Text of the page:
One of India’s newest states, Jharkhand, is a land rich in a vast variety of minerals and forest resources. A new crop of startups are now emerging from this state, also known as The Land of Forests. Bridging tradition and modern technology, read how these entrepreneurs are providing solutions that are global by design but Indian at heart.
Started by two friends Harshit Poddar and Anuvrat Saboo, Ranchi-based SafEarth Clean Technologies is a renewable energy startup that is making the process of transition from conventional fossil fuel as easy as buying a phone online.
Launched in 2017, SafEarth operates a SaaS platform that brings together solar power users, manufacturers of components, financiers, and renewable energy project companies. It also provides consumers with solar plant options at minimal cost, and tools required to manage the same.
“Today, most consumers do not have the required knowledge and expertise to buy renewable energy plants. It is a buying decision that someone will make only once, and live with the consequences for the next 25 years. Thus, it has deterred even the most enthusiastic buyers to often delay the purchase, which is now solved by SafEarth,” he adds.
While several startups are providing these services individually, SafEarth claims to be the only clean energy platform that combines all the aspects of a project lifecycle, and brings them on one common platform.
Since its inception, the startup has been able to generate stable, well-paying jobs in remote parts of India to manage the solar plants. SafEarth also has 20 employees, working across Ranchi, Bengaluru, Delhi, and Jaipur. “Today, our platform has facilitated a net investment of over Rs 100 crore into renewable energy projects in India. The platform is used by some of the leading corporates in the country, including Toyota, Golcha Associated, Graphite India, and the CK Birla Group,” Anuvrat adds.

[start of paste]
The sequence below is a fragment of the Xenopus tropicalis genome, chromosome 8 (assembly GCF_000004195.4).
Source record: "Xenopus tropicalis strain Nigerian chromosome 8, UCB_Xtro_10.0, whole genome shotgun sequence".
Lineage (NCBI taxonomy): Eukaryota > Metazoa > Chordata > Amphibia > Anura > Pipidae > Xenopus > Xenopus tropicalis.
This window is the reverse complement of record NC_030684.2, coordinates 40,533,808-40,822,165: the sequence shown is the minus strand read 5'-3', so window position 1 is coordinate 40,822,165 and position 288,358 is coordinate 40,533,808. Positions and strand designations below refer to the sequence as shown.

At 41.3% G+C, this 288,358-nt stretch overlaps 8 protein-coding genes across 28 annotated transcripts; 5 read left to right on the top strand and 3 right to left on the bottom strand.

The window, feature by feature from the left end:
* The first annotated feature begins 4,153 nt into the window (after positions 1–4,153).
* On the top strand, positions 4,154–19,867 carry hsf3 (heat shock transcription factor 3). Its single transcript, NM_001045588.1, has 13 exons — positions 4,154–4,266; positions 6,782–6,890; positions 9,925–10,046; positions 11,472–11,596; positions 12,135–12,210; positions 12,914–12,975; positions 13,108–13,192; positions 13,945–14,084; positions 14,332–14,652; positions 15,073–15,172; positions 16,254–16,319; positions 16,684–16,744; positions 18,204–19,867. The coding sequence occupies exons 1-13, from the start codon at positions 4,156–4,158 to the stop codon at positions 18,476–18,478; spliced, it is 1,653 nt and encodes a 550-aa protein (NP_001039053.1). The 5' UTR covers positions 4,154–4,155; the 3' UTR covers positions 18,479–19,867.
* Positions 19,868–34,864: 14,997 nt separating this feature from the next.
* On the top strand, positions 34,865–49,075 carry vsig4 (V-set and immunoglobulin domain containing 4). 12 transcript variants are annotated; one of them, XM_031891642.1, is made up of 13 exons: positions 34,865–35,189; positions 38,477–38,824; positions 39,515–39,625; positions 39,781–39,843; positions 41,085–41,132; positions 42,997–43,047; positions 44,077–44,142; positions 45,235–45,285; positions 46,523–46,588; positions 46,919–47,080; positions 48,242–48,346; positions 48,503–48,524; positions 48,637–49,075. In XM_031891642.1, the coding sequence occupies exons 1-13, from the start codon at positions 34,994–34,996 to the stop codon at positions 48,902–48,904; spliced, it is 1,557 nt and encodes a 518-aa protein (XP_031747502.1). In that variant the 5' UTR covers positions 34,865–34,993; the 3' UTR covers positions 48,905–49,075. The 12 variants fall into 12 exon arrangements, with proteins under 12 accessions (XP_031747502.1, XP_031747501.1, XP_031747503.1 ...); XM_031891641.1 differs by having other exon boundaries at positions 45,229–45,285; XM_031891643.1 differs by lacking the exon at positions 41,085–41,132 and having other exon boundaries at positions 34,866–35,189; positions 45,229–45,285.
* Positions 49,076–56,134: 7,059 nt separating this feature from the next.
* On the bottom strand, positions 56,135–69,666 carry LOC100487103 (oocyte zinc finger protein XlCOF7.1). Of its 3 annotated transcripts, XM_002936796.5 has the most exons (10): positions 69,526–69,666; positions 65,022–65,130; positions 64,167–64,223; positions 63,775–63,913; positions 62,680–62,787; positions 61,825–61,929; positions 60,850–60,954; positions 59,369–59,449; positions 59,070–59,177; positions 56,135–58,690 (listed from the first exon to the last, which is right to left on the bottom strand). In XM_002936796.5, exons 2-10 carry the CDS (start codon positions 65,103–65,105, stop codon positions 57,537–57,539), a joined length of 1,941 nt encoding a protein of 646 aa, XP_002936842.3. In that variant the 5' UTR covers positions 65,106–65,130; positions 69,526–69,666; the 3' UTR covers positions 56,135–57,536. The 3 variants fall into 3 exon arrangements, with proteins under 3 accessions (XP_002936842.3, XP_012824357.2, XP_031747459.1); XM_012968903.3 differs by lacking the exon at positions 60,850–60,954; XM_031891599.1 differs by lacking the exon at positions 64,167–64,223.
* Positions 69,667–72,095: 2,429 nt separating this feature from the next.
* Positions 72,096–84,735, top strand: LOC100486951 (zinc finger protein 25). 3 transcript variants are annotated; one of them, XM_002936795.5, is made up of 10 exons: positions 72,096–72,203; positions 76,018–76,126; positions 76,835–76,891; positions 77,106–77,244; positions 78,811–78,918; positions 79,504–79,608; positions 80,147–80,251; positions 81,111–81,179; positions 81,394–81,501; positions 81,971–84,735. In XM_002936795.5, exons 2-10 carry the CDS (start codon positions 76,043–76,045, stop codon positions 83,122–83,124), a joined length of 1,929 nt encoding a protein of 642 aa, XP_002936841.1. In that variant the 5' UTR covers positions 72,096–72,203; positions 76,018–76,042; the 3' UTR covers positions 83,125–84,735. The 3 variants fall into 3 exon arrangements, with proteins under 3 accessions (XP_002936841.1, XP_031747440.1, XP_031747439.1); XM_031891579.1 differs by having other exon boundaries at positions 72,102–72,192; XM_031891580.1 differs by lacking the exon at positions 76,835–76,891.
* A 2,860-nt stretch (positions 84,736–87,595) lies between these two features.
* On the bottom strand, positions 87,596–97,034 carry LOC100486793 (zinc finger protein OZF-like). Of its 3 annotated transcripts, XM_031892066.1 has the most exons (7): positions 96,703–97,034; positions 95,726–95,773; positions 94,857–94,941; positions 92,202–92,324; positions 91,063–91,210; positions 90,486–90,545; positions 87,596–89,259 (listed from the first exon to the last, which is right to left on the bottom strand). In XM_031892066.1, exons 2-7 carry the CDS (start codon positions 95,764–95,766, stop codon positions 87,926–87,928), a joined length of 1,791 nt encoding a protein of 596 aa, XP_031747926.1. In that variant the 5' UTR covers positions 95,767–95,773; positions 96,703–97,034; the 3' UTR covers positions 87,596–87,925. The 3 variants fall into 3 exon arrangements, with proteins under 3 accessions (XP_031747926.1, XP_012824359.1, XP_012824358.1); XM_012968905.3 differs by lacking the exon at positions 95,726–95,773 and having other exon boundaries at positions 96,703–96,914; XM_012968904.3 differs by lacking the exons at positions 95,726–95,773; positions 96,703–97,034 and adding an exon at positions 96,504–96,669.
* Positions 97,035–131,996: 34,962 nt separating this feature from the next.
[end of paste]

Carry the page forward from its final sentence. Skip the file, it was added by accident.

Jharkhand-based Utkarsh Ayush started his entrepreneurial venture Digital Minds to focus on clients in the political space, especially local MPs and leaders. The company helps them with portfolio creation, content, digital platform creation and implementation of standard operating protocols, geographical data analysis (Vidhan Sabha/Lok Sabha), reputation management, tech training, and technology support at all hierarchies.
“Our aim is to enable people and political leaders at grassroot level to join the next-generation digital transformation ecosystem in Jharkhand,” says Utkarsh.
IIM alumni Utkarsh Ayush started Digital Minds Media Services in 2019, and is currently working with four MPs, eight MLAs, and one public figure in Jharkhand.
Another inspiring story of a Jharkhand youth who decided to generate jobs in his home state and follow his entrepreneurial aspirations is that of Kundan Mishra.
Kundan teamed up with his brother, Abhishek Mishra, to start CustKart, a merchandise startup, in June 2020. The startup, which sells merchandise like t-shirts, caps, and hoodies to corporates and institutes, especially those located in small towns, has now clocked a turnover of Rs 50 lakh, and plans to become the ‘standard’ merchandise retailer in India.